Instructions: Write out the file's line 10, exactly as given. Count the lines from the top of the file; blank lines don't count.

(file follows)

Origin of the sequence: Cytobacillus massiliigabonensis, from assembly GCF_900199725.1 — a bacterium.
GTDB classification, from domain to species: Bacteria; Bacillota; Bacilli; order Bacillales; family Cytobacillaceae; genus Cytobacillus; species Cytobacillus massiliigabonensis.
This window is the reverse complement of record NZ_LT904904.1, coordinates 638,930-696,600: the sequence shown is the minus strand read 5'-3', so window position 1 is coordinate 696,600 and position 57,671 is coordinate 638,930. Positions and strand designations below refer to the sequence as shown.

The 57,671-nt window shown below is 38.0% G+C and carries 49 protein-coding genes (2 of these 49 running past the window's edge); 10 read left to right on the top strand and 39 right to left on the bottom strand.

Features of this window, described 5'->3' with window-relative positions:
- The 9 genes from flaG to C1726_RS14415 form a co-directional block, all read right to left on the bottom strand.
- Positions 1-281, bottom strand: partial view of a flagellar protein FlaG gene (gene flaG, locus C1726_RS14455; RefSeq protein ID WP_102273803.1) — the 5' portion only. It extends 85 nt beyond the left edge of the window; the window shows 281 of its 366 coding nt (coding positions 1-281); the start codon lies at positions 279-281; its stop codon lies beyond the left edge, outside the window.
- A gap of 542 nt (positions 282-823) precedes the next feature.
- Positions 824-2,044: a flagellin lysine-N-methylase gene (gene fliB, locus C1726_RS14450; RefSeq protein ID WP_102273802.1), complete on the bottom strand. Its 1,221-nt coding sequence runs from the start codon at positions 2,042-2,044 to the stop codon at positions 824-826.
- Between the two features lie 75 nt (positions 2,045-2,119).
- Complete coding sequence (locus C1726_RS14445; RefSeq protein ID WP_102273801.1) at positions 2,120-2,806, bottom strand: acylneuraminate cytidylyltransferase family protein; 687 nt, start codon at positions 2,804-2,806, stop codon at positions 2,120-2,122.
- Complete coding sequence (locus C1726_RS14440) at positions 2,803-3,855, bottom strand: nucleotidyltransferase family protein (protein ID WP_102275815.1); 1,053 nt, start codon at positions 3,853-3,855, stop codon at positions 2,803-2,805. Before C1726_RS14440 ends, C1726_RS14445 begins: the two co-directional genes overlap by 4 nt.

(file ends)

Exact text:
- Between the two features lie 75 nt (positions 2,045-2,119).